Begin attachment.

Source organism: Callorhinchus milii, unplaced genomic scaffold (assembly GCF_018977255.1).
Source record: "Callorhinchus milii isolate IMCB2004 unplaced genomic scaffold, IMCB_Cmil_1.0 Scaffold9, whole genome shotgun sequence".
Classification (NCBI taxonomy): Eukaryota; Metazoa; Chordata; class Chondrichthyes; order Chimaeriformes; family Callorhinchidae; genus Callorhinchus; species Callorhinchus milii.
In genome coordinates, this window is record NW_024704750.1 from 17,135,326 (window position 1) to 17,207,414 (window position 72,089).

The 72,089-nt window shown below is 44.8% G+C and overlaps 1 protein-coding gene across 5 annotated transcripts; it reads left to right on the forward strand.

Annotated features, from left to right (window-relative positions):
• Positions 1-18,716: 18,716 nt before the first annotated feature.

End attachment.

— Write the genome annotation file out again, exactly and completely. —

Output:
Source organism: Callorhinchus milii, unplaced genomic scaffold (assembly GCF_018977255.1).
Source record: "Callorhinchus milii isolate IMCB2004 unplaced genomic scaffold, IMCB_Cmil_1.0 Scaffold9, whole genome shotgun sequence".
Classification (NCBI taxonomy): Eukaryota; Metazoa; Chordata; class Chondrichthyes; order Chimaeriformes; family Callorhinchidae; genus Callorhinchus; species Callorhinchus milii.
In genome coordinates, this window is record NW_024704750.1 from 17,135,326 (window position 1) to 17,207,414 (window position 72,089).

The 72,089-nt window shown below is 44.8% G+C and overlaps 1 protein-coding gene across 5 annotated transcripts; it reads left to right on the forward strand.

Annotated features, from left to right (window-relative positions):
• Positions 1-18,716: 18,716 nt before the first annotated feature.